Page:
Friday 15 May 1668

Up, and betimes to White Hall, and there met with Sir H. Cholmly at Sir Stephen Fox’s, and there was also the Cofferer, and we did there consider about our money and the condition of the Excise, and after much dispute agreed upon a state thereof and the manner of our future course of payments. Thence to the Duke of York, and there did a little navy business as we used to do, and so to a Committee for Tangier, where God knows how my Lord Bellasses’s accounts passed; understood by nobody but my Lord Ashly, who, I believe, was mad to let them go as he pleased. But here Sir H. Cholmly had his propositions read, about a greater price for his work of the Mole, or to do it upon account, which, being read, he was bid to withdraw. But, Lord! to see how unlucky a man may be, by chance; for, making an unfortunate minute when they were almost tired with the other business, the Duke of York did find fault with it, and that made all the rest, that I believe he had better have given a great deal, and had nothing said to it to-day; whereas, I have seen other things more extravagant passed at first hearing, without any difficulty. Thence I to my Lord Brouncker’s, at Mrs. Williams’s, and there dined, and she did shew me her closet, which I was sorry to see, for fear of her expecting something from me; and here she took notice of my wife’s not once coming to see her, which I am glad of; for she shall not — a prating, vain, idle woman. Thence with Lord Brouncker to Loriners’-hall, by Mooregate, a hall I never heard of before, to Sir Thomas Teddiman’s burial, where most people belonging to the sea were. And here we had rings: and here I do hear that some of the last words that he said were, that he had a very good King, God bless him! but that the Parliament had very ill rewarded him for all the service he had endeavoured to do them and his country; so that, for certain, this did go far towards his death. But, Lord! to see among [the company] the young commanders, and Thomas Killigrew and others that come, how unlike a burial this was, O’Brian taking out some ballads out of his pocket, which I read, and the rest come about me to hear! and there very merry we were all, they being new ballets. By and by the corpse went; and I, with my Lord Brouncker, and Dr. Clerke, and Mr. Pierce, as far as the foot of London-bridge; and there we struck off into Thames Street, the rest going to Redriffe, where he is to be buried. And we ‘light at the Temple, and there parted; and I to the King’s house, and there saw the last act of “The Committee,” thinking to have seen Knepp there, but she did not act. And so to my bookseller’s, and there carried home some books-among others, “Dr. Wilkins’s Reall Character,” and thence to Mrs. Turner’s, and there went and sat, and she showed me her house from top to bottom, which I had not seen before, very handsome, and here supped, and so home, and got Mercer, and she and I in the garden singing till ten at night, and so home to a little supper, and then parted, with great content, and to bed. The Duchesse of Monmouth’s hip is, I hear, now set again, after much pain. I am told also that the Countess of Shrewsbury is brought home by the Duke of Buckingham to his house, where his Duchess saying that it was not for her and the other to live together in a house, he answered, Why, Madam, I did think so, and, therefore, have ordered your coach to be ready, to carry you to your father’s, which was a devilish speech, but, they say, true; and my Lady Shrewsbury is there, it seems.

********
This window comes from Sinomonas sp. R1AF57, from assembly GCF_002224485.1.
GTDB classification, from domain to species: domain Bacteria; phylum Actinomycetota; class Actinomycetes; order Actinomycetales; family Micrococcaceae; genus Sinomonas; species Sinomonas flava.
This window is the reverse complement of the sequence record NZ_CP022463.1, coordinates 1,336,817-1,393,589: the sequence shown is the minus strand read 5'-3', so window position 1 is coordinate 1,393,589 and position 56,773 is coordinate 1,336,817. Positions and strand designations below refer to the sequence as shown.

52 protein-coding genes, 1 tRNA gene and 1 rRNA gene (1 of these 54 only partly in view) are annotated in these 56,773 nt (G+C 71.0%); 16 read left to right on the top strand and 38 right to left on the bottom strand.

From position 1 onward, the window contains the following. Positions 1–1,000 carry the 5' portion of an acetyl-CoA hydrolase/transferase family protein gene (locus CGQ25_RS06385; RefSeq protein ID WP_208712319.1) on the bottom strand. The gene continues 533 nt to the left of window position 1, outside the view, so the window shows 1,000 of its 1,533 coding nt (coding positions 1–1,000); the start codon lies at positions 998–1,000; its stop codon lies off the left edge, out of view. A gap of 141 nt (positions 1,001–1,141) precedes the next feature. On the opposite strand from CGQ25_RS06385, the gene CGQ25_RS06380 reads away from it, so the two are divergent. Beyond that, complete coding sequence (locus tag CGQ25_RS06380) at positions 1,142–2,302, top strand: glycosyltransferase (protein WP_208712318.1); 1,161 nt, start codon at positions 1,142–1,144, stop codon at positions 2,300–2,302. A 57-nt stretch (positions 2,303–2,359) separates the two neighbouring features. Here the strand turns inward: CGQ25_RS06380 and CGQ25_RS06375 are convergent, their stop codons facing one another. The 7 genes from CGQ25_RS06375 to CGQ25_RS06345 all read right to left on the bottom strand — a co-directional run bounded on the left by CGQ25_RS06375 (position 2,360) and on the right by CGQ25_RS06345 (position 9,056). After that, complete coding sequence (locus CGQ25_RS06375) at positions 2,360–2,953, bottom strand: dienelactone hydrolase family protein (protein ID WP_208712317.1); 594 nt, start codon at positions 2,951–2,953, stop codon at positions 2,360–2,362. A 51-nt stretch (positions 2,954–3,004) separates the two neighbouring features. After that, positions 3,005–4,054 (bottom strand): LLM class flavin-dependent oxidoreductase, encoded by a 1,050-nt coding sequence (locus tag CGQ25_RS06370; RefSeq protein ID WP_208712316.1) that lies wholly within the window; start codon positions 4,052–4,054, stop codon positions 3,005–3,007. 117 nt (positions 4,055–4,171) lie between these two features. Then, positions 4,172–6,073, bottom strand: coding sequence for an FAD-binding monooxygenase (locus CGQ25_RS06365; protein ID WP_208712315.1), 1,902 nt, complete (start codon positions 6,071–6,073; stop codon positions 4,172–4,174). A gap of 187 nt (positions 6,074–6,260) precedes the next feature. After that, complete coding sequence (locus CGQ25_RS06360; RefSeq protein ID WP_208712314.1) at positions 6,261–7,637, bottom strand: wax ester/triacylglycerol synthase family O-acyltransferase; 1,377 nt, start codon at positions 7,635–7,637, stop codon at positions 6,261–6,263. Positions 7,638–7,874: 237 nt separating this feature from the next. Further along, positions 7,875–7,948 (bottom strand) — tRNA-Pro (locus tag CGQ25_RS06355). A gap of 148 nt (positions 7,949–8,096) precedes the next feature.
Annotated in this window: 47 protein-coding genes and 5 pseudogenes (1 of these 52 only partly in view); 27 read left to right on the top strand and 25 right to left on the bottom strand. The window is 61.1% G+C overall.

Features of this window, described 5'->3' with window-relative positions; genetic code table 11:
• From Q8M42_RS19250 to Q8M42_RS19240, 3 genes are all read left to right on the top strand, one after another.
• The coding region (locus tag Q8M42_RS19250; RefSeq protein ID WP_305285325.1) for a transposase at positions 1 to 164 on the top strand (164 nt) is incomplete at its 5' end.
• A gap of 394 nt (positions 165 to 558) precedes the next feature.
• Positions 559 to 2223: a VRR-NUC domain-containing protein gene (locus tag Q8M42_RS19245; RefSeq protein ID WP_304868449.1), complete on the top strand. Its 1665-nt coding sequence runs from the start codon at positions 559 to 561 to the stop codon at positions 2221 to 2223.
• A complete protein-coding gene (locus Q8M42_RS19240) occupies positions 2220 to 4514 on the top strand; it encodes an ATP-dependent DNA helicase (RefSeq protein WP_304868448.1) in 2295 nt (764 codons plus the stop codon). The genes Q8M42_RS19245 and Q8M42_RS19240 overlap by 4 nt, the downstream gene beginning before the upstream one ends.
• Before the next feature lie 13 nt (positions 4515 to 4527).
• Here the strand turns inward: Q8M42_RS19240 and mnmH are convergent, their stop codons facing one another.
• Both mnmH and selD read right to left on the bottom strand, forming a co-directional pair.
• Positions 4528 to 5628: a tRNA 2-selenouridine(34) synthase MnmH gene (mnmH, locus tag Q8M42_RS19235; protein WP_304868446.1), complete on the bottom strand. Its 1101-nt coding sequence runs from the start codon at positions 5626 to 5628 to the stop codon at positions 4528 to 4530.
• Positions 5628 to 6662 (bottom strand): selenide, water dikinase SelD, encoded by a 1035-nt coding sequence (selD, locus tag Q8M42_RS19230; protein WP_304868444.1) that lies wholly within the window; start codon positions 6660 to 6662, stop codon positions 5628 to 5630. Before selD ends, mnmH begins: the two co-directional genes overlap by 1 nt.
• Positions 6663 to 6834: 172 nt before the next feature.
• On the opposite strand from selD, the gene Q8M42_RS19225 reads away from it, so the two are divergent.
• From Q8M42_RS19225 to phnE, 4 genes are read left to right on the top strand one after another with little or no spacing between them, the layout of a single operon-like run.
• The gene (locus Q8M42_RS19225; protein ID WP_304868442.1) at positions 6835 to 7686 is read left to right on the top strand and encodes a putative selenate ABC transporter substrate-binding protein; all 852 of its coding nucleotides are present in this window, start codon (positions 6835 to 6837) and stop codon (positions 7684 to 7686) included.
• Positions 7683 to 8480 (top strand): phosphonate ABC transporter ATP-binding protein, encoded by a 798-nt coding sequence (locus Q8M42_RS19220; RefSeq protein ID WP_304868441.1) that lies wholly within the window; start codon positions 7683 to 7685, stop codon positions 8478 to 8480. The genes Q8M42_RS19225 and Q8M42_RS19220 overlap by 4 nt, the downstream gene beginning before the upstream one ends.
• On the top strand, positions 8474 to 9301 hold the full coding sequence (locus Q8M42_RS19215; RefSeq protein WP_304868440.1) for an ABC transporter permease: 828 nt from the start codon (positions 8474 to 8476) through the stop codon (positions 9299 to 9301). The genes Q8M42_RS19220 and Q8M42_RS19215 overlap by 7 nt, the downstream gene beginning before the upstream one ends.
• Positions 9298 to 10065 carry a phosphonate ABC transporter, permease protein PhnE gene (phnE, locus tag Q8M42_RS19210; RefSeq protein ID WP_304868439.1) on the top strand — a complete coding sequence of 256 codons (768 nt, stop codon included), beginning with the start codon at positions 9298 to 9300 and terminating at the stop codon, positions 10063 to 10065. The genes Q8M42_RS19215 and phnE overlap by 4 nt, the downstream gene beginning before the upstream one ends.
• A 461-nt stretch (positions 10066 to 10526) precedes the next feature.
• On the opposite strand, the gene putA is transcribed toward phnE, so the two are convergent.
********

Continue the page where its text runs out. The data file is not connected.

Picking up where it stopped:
3 Annotations

Robert Gertz   Link to this

"I am told also that the Countess of Shrewsbury is brought home by the Duke of Buckingham to his house, where his Duchess saying that it was not for her and the other to live together in a house, he answered, Why, Madam, I did think so, and, therefore, have ordered your coach to be ready, to carry you to your father’s, which was a devilish speech, but, they say, true; and my Lady Shrewsbury is there, it seems."

One learns so much from the upper classes...

classicist   Link to this

'A devilish speech' indeed, particularly given that it was only a year ago (3rd March 1667) that the duchess did so much to try to rescue her worthless husband from the Tower.

pepfie   Link to this

"O’Brian taking out some ballads out of his pocket, which I read, and the rest come about me to hear! and there very merry we were all, they being new ballets."

OED ballad, n.
(ˈbæləd)
Forms: 4–6 balade, 5 balaade, -adde, 6 balat(e, -ette, ballat, -att, -ed, -ete, -ette, -ytte, 6–7 ballet, ballade, 7– (Sc.) ballant, 6– ballad.
[ME. balade, a. OF. balade (mod. ballade) dancing-song, ad. Pr. balada dance, dancing-song, f. balar:—late L. ballāre to dance: cf. bale v.1 In 16th and 17th c. the termination -ad was commonly changed into the more familiar -at(e, -et (cf. salad, sallet), and this in Sc. further corrupted to -ant. Cf. ballet n.1, the adoption of which has probably tended to restore the spelling ballad, and the revived form ballet n.3 The primitive meaning of dance was in Pr. and It., but the word was adopted in Fr. and Eng. only in transferred senses. See also ballade.]
...
2 A light, simple song of any kind; now spec. a sentimental or romantic composition of two or more verses, each of which is sung to the same melody, the musical accompaniment being strictly subordinate to the air.
...1664–5 Pepys Diary 2 Jan., I occasioned much mirth by a ballet I brought with me, made from the seamen at sea to their ladies in town [i.e. Ld. Dorset's ‘To all you Ladies’].

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